“Government Decree Did Not Stop Case Proceedings Against Anglophone Church Leaders”- Lead Counsel Of Consortium of Parents, Barrister Julius Tabe
Barrister Julius Tabe Ngu, lead counsel of the Consortium of Parents prosecuting the church leaders has stated clearly that the case against the clergymen has nothing to do with the government and therefore the government of Cameroon has no power over the matter but the Consortium of parents who took the Clergy men to court- The Post Newspaper reports.
“The first reason why the church leaders were taken to court is because they refused to re-open their schools after the suspension of the teachers strike.
The church leaders a couple of weeks ago accepted to re-open their schools and announcements were made to that effect. That is good, but we are going to see whether the church leaders are going to match words with action”
He said this in Douala September 2, barely 48 hours after the Presidential decree to release some Anglophone activists on August 30.
Bar. Tabe Ngu refutes the accusation that the Consortium of Parents is believed by many to be a masquerade in the hands of some pro-government individuals.
“The government is not the complainant in the case against the church leaders. Our case is a private matter.It should be noted that the Bishops of the Catholic Church, the Executive President of the CBC and the Moderator of the PCC were all accused on seven counts by the Consortium of Parents for refusing to ask parents to send their children to school, refusing to pay teachers, refusing to teach students and spreading false information” Kinnakas Blog reports.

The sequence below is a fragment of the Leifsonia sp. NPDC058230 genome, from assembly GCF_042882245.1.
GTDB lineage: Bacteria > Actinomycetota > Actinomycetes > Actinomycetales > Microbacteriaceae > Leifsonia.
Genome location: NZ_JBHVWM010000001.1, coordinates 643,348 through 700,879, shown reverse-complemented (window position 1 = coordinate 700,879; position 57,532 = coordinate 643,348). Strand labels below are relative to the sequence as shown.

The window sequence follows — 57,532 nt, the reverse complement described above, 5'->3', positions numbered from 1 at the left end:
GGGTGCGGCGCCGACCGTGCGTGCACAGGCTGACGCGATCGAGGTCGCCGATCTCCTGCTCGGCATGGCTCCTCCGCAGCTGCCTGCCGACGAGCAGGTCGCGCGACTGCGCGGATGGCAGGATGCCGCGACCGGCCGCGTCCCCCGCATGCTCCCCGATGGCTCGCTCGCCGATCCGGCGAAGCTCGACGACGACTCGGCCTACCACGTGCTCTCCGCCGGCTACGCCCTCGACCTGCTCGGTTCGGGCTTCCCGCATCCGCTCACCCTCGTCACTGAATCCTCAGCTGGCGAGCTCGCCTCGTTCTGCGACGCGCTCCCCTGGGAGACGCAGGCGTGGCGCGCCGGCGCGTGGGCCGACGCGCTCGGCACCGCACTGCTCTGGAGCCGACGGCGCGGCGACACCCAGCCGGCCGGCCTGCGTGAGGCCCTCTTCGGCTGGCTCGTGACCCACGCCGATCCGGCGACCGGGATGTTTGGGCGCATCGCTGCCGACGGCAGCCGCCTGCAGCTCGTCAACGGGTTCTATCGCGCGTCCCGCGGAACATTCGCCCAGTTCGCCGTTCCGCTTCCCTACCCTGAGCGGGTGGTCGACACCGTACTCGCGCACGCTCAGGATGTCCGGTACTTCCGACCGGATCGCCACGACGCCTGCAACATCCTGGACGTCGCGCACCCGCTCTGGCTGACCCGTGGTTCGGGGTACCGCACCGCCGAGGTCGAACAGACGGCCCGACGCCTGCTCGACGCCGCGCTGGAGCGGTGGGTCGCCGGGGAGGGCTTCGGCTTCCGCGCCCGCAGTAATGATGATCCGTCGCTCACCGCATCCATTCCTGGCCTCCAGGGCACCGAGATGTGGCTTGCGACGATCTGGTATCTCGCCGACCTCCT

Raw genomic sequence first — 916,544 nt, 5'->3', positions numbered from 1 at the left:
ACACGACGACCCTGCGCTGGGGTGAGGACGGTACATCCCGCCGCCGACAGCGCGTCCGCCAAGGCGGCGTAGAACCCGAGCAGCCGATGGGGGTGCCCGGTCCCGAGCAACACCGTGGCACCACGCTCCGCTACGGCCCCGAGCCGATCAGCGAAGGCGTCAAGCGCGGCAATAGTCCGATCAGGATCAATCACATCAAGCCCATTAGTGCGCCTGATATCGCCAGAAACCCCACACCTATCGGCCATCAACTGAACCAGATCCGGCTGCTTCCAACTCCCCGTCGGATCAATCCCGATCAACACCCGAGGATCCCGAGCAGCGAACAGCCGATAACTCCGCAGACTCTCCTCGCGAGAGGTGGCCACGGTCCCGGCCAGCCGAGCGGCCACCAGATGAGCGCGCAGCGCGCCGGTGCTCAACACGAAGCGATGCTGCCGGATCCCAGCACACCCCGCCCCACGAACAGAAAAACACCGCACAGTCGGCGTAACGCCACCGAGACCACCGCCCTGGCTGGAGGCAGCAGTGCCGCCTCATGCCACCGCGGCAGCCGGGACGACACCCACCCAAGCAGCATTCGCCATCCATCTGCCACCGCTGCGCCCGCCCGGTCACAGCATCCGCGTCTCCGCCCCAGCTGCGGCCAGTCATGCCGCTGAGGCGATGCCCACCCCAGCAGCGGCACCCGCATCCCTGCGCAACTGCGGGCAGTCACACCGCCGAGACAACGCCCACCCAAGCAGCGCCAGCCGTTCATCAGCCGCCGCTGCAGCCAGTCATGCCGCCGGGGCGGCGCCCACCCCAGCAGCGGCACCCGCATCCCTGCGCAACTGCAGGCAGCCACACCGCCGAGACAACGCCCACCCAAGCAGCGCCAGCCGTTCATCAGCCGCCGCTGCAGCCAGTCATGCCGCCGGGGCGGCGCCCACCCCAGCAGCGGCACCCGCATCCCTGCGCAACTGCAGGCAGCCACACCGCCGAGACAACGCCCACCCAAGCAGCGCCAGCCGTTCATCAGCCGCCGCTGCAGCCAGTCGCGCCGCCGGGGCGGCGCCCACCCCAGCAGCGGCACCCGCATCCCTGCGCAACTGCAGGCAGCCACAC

The accusations followed a February 9 communique in which the church leaders had jointly called on the government to pursue frank dialogue with the agitating Anglophone leaders and in which the churches had pointed out that the problem currently rocking the Northwest and Southwest Regions of Cameroon are as a result of an underlying and unsolved political problem.
The cases are expected simultaneously in all five courts on the 25th of September 2017.
Should the case prevail, the three mainline churches would be expected to pay the sum of FCFA 150 Billion to the “Consortium of Parents” for damages.
However, after 55 Anglophones were released, aspirations have been high to see the release of others in detention and case dropped against the clergy.
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